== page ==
If your body is in anything but perfect condition — and hell, even then — soaring through the skies in a large metallic tube is going to be a bad time. Such is the case when you have the common cold, since the resulting congestion, combined with the fluctuating air pressure in an airplane, can cause your head to feel like a balloon on the verge of popping. In fact, boarding a plane with a cold can result in ruptured eardrums, as Gwen Stefani proved a couple years back. Besides, as one traveled redditor notes, “Stabbing pain through your head while trying to land is not ideal.”
Trouble is, when you booked a flight months back and only have so many approved vacation days, not taking your flight is rarely an option. Not to mention, plane tickets are expensive and rebooking a flight can be a huge pain, if it’s even possible. Then again, getting on a plane and proceeding to sneeze and cough your brains out makes you the bane of every other traveler on that flight.
There are, though, at least a couple things you can do to improve your travels for yourself and everyone else cramped in the cabin with you. So do everyone participating in this travel season a huge favor and post this article literally everywhere, please.
Ugh, I feel like absolute shit. I hate to do this, but can I just cancel my flight and get my money back?
Unfortunately, the only way to find out is to call the airline and explain your situation, and even then, the chances of getting your money back are slim. “Sometimes, in rare cases, an airline may issue a refund if the passenger produces a note from their doctor,” says captain Ross Aimer, CEO of Aero Consulting Experts. “But there are no guarantees other airlines would do the same.”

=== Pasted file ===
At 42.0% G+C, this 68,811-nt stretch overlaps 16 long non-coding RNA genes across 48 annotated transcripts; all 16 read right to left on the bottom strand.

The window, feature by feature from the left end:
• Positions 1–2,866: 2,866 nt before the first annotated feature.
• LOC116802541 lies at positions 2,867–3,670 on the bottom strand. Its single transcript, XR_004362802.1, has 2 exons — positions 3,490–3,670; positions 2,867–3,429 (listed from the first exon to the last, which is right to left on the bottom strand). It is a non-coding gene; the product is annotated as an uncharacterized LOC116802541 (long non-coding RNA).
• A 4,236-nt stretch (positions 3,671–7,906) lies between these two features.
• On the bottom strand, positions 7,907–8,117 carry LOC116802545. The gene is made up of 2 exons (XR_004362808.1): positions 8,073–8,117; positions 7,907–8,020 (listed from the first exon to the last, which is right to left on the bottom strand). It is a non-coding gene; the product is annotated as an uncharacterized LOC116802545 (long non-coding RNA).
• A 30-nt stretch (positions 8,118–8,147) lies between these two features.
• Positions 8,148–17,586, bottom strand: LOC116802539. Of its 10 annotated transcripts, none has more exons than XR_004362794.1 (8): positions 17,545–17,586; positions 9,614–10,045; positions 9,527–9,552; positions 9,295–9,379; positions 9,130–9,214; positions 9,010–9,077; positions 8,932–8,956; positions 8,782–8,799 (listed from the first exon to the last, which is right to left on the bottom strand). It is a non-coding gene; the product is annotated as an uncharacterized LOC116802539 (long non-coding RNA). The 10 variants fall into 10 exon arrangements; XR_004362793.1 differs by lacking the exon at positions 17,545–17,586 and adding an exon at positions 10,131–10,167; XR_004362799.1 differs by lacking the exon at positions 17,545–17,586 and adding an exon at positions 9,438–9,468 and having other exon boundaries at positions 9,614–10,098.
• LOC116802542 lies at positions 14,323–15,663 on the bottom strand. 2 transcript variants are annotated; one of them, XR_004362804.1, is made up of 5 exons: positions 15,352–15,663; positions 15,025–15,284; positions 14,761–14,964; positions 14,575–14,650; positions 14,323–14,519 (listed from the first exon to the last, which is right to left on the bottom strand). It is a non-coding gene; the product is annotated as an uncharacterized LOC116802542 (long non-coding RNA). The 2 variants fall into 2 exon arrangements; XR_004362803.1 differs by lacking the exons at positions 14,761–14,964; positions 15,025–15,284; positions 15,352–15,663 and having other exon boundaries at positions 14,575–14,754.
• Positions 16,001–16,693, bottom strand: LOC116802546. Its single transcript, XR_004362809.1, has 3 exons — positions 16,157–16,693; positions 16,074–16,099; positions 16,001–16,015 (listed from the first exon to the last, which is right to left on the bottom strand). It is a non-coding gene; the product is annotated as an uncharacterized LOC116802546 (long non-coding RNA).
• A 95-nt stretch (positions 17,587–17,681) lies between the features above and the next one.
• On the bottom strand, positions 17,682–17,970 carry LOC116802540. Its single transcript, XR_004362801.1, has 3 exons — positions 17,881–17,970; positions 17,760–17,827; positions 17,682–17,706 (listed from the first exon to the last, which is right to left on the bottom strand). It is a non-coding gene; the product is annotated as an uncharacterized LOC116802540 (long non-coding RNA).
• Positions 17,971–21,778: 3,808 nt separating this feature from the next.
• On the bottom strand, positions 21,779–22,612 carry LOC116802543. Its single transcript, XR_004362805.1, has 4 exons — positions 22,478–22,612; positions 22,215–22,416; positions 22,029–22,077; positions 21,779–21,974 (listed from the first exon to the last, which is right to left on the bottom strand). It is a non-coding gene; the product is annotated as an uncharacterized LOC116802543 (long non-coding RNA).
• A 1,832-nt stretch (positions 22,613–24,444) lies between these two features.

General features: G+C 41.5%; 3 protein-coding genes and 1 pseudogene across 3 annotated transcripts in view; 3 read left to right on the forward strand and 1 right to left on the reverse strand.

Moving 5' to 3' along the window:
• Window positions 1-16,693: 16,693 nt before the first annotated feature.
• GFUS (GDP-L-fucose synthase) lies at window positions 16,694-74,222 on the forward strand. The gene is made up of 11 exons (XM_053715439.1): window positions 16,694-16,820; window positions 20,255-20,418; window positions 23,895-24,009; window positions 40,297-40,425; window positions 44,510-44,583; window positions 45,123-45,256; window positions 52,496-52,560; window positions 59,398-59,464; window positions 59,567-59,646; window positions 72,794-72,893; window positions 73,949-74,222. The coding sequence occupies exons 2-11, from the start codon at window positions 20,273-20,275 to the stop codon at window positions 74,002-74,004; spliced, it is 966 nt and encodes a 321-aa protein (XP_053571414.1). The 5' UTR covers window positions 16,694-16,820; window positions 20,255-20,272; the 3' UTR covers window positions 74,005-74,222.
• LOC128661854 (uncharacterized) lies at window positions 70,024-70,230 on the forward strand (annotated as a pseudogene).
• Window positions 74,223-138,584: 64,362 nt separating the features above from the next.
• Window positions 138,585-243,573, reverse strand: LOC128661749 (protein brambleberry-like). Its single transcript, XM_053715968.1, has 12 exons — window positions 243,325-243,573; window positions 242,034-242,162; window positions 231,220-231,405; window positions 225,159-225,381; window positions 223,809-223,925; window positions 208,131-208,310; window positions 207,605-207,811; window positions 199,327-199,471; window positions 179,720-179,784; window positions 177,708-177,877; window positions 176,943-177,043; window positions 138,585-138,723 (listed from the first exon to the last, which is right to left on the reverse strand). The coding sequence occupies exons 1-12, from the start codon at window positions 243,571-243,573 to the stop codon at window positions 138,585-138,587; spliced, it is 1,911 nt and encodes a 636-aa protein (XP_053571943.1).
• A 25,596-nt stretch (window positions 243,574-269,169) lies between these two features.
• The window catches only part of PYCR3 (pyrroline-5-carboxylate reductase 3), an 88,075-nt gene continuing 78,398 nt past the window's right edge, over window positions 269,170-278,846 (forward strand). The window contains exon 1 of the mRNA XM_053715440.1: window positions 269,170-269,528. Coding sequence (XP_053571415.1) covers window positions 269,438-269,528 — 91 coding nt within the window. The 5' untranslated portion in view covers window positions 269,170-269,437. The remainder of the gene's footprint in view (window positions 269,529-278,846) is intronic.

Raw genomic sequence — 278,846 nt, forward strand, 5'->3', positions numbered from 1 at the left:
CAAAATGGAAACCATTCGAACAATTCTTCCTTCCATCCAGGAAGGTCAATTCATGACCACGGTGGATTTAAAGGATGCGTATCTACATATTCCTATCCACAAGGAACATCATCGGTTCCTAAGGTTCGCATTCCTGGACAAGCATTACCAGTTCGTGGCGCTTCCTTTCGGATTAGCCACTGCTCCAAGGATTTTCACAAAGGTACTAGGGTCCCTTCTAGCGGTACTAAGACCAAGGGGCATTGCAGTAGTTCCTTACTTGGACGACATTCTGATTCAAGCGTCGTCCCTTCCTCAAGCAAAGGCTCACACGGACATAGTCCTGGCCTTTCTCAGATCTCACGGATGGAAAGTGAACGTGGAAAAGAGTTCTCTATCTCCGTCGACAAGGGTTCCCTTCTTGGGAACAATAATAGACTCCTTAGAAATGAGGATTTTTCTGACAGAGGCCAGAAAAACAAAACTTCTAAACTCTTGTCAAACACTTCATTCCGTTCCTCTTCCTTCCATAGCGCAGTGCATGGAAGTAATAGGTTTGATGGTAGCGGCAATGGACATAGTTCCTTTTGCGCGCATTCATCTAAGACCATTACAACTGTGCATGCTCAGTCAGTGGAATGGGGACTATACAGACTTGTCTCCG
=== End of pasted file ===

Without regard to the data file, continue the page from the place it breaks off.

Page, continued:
But will they even let me on the plane, considering the sick mess I am right now?
That also depends, but chances are, they will. “There are regulations for crew members against flying while sick,” Aimer explains. “Unfortunately, nothing for passengers, especially for the common cold. Now, if a passenger is visibly very ill, the crew can refuse boarding.” On the plus side, if you are refused, you have a better chance of getting your money back, so you know, maybe play it up a bit if you really want that cash.
Sounds like I should just suck it up and fly, then. Is there anything I can do to avoid being the asshole who gets everyone on the plane sick?
“Obviously, if you have no choice but to fly with a cold, it would be nice to wear a mask and gloves, as folks in Asia do,” Aimer suggests. While this might seem like a feeble attempt at keeping your germs to yourself, as my colleague Magdalene Taylor just recently found out, wearing a surgical mask really does help prevent the spread of germs, at least somewhat.
What about taking Airborne or another one of those immune support tablets?
Honestly, those are downright bullshit. “I hate to say it, but most of those cough and cold preparations fall into two groups: One group is composed of vitamins, supplements and homeopathic remedies, and the other is a wide assortment of only a few ingredients in multiple combinations and permutations,” says primary care physician Marc Leavey. “I don’t recommend either.”
“In my experience,” Leavey continues, “Vitamin C, Echinacea, ginger and the like do nothing for the common cold. In fact, about 10 years ago, the makers of Airborne settled a suit for more than $23 million and stopped claiming their product would cure colds — without admitting wrongdoing or illegal conduct. There’s just no evidence that any of these products modify the duration or severity of the common viral upper respiratory infection we so lovingly call a cold.”
So what can I do to feel less like shit?
Leavey recommends taking real medications. “For aches, pains and fever, in most people, acetaminophen, commonly known as Tylenol, works well,” he says. “An alternative can be ibuprofen (Advil) or naproxen (Aleve). Some people have underlying conditions, which interact with either or both of these medications, so in this and all other cases, you should consult with your physician before starting any regimen or taking any over-the-counter products. Aspirin in particular should be avoided if there’s any chance of the illness being influenza, due to a serious potential side effect of aspirin taken with that disease.”